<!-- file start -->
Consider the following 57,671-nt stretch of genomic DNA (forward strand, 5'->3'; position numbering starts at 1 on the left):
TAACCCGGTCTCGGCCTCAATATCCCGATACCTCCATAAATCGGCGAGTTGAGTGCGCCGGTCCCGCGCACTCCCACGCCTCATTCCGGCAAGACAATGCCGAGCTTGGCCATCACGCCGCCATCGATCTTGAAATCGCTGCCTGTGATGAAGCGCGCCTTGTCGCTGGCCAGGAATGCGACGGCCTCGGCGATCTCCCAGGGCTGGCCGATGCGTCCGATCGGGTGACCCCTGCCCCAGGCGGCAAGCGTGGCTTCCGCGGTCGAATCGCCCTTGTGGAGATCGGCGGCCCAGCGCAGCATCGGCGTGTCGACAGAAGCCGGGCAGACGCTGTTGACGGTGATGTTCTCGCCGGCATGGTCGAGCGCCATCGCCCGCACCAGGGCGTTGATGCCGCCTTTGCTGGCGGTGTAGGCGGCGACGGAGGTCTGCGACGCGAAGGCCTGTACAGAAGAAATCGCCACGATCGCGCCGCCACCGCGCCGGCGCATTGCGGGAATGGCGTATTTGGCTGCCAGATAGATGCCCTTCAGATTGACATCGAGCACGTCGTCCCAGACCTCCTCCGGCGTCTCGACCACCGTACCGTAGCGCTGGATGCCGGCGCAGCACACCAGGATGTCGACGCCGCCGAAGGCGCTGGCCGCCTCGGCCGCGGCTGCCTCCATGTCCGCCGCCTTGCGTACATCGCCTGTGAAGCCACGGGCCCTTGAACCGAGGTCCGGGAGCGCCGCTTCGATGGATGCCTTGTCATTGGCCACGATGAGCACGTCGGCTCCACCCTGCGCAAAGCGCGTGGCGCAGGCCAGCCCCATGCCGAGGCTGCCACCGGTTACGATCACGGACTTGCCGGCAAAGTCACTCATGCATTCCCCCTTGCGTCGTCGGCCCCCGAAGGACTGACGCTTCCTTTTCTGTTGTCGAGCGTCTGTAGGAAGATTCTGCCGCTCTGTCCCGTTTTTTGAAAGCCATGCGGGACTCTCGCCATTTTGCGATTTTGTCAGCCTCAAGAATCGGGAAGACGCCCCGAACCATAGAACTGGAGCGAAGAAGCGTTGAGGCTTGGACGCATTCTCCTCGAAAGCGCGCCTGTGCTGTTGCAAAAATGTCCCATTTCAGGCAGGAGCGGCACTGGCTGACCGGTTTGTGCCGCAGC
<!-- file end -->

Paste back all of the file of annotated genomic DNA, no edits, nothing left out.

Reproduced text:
Consider the following 57,671-nt stretch of genomic DNA (forward strand, 5'->3'; position numbering starts at 1 on the left):
TAACCCGGTCTCGGCCTCAATATCCCGATACCTCCATAAATCGGCGAGTTGAGTGCGCCGGTCCCGCGCACTCCCACGCCTCATTCCGGCAAGACAATGCCGAGCTTGGCCATCACGCCGCCATCGATCTTGAAATCGCTGCCTGTGATGAAGCGCGCCTTGTCGCTGGCCAGGAATGCGACGGCCTCGGCGATCTCCCAGGGCTGGCCGATGCGTCCGATCGGGTGACCCCTGCCCCAGGCGGCAAGCGTGGCTTCCGCGGTCGAATCGCCCTTGTGGAGATCGGCGGCCCAGCGCAGCATCGGCGTGTCGACAGAAGCCGGGCAGACGCTGTTGACGGTGATGTTCTCGCCGGCATGGTCGAGCGCCATCGCCCGCACCAGGGCGTTGATGCCGCCTTTGCTGGCGGTGTAGGCGGCGACGGAGGTCTGCGACGCGAAGGCCTGTACAGAAGAAATCGCCACGATCGCGCCGCCACCGCGCCGGCGCATTGCGGGAATGGCGTATTTGGCTGCCAGATAGATGCCCTTCAGATTGACATCGAGCACGTCGTCCCAGACCTCCTCCGGCGTCTCGACCACCGTACCGTAGCGCTGGATGCCGGCGCAGCACACCAGGATGTCGACGCCGCCGAAGGCGCTGGCCGCCTCGGCCGCGGCTGCCTCCATGTCCGCCGCCTTGCGTACATCGCCTGTGAAGCCACGGGCCCTTGAACCGAGGTCCGGGAGCGCCGCTTCGATGGATGCCTTGTCATTGGCCACGATGAGCACGTCGGCTCCACCCTGCGCAAAGCGCGTGGCGCAGGCCAGCCCCATGCCGAGGCTGCCACCGGTTACGATCACGGACTTGCCGGCAAAGTCACTCATGCATTCCCCCTTGCGTCGTCGGCCCCCGAAGGACTGACGCTTCCTTTTCTGTTGTCGAGCGTCTGTAGGAAGATTCTGCCGCTCTGTCCCGTTTTTTGAAAGCCATGCGGGACTCTCGCCATTTTGCGATTTTGTCAGCCTCAAGAATCGGGAAGACGCCCCGAACCATAGAACTGGAGCGAAGAAGCGTTGAGGCTTGGACGCATTCTCCTCGAAAGCGCGCCTGTGCTGTTGCAAAAATGTCCCATTTCAGGCAGGAGCGGCACTGGCTGACCGGTTTGTGCCGCAGC